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Stratford a Broadway preview

Cynthia Dale in "42nd Street"

Cynthia Dale in "42nd Street" Credit: Cynthia Dale in "42nd Street"

Summer tends to be the slowest season for theater in New York, with very few Broadway shows opening and most Off-Broadway companies coming to a complete halt.

But across the continent, numerous regional theater companies and festivals thrive each summer with ambitious slates of shows that draw tons of tourists.

This summer, wanting to check out such a company, I was able to spend four days at the Stratford Shakespeare Festival in Ontario, Canada.

Although I had never even been to Canada before, I had seen several Stratford productions that had transferred to New York including "The Importance of Being Earnest" directed by and starring Brian Bedford, which played Broadway last year, and a revival of the rock opera "Jesus Christ Superstar" directed by the festival's artistic director Des McAnuff, which was on Broadway this past spring.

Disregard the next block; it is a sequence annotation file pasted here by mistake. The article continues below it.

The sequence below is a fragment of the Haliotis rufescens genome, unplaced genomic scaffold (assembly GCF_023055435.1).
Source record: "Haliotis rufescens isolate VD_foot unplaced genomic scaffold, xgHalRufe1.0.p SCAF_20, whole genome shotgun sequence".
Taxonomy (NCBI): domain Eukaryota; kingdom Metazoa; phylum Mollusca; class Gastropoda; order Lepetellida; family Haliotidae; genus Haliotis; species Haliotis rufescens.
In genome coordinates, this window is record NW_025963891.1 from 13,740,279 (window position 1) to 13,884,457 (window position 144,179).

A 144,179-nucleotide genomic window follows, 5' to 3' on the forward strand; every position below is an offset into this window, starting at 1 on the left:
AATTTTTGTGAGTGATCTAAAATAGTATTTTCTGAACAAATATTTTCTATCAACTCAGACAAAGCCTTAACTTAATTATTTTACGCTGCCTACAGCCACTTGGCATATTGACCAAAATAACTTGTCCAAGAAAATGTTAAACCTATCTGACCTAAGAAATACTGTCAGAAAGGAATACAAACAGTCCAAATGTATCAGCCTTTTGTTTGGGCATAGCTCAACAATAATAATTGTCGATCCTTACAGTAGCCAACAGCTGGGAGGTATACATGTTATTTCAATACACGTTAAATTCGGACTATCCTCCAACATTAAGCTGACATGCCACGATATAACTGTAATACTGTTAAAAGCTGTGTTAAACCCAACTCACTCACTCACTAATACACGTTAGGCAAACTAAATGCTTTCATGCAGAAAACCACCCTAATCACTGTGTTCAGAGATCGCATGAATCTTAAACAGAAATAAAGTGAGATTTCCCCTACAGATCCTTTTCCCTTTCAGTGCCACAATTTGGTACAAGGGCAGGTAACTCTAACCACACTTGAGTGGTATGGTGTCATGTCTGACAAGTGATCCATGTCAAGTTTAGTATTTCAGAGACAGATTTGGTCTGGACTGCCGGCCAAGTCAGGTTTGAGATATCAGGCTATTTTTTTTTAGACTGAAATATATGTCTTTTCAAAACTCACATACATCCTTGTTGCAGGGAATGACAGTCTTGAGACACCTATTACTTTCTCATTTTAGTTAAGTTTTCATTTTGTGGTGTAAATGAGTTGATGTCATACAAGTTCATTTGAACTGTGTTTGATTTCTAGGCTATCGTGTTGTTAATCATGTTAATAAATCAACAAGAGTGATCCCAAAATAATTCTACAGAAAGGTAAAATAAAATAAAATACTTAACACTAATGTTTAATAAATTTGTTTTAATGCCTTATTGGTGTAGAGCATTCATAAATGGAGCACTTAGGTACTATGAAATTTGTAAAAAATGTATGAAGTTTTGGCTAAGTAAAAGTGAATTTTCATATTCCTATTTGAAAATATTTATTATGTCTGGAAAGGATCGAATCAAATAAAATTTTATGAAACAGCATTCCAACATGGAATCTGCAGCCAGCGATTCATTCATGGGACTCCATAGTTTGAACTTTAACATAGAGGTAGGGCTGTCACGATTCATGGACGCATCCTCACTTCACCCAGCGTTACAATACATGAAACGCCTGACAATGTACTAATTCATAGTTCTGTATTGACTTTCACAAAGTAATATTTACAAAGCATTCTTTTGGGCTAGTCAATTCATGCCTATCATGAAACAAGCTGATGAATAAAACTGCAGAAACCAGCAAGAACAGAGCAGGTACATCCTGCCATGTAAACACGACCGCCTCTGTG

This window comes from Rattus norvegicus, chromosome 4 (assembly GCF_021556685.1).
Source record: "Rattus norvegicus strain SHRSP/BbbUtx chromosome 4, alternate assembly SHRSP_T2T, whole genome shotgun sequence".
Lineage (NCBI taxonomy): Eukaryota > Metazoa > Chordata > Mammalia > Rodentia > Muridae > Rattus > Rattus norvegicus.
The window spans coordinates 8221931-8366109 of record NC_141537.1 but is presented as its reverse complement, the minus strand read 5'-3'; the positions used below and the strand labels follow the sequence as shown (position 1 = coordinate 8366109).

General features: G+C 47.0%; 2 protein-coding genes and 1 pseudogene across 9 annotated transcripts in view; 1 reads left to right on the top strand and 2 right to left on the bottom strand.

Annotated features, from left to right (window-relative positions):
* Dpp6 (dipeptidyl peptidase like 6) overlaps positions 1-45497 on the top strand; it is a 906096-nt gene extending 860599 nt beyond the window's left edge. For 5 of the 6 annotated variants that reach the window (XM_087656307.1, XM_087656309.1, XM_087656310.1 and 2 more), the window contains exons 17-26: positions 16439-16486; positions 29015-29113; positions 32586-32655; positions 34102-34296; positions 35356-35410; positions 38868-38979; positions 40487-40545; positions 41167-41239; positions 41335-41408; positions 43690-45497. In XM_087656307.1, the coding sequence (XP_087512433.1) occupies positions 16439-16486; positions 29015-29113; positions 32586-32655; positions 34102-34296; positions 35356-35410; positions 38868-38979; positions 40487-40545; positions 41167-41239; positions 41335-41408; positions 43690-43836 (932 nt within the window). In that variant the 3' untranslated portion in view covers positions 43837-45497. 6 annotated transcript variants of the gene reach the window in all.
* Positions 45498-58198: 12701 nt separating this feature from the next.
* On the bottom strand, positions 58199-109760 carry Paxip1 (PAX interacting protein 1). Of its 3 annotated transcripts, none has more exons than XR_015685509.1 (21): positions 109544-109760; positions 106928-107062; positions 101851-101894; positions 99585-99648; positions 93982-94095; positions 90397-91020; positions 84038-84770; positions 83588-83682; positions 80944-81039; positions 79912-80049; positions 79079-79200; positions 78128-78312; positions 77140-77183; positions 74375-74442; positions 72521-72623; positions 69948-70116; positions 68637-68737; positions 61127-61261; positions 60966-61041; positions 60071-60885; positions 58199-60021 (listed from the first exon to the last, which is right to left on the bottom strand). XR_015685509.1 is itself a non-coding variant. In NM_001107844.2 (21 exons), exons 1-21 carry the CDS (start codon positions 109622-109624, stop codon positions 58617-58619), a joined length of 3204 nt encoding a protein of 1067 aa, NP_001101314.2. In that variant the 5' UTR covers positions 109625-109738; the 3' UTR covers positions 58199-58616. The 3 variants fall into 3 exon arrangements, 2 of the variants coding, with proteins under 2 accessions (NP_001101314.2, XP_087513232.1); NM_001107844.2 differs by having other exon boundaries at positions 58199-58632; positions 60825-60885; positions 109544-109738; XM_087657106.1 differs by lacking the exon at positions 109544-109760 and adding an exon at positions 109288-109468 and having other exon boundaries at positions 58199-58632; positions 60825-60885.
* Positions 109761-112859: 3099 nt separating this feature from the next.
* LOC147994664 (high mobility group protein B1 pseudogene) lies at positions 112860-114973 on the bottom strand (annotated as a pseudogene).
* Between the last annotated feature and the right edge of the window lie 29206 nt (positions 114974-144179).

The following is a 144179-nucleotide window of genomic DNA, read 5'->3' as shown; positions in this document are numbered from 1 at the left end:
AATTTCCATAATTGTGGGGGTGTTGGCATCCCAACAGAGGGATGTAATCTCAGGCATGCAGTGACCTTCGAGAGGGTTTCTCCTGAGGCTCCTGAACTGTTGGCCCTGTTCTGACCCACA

Stratford, which is now celebrating its 50th anniversary, has proved to be a mainstay of classical repertory companies.

While the festival's original season consisted of just two Shakespeare plays, it now offers over a dozen productions that include not just classics but also well-known musicals and contemporary Canadian works.

A large acting ensemble made up primarily of unknown Canadian and American actors performs the plays in repertory, in addition to one or two stars such as Bedford, Brian Dennehy and Christopher Plummer, who just premiered "A Word or Two," a one-man show about his favorite books, at the festival.

While "A Word or Two" may have been this year's starriest attraction and the most likely to transfer to New York, the strong season also included three Shakespeare plays, several musicals including the tap-happy spectacle "42nd Street," and the Thornton Wilder farce "The Matchmaker," inspired the mega-musical "Hello, Dolly!" and is long overdue for a New York revival.

Director Des McAnuff, who is still represented on Broadway with "Jersey Boys," has marked his final year as Stratford's artistic director with an epic revival of the war drama "Henry V." Replacing McAnuff is Antoni Cimolino, who stood out this season with an elegant production of the dark fairy tale "Cymbeline."

What I really took away from Stratford was the sense of being in a theater lover's paradise.

As far as I'm concerned, this is cultural tourism at its finest.

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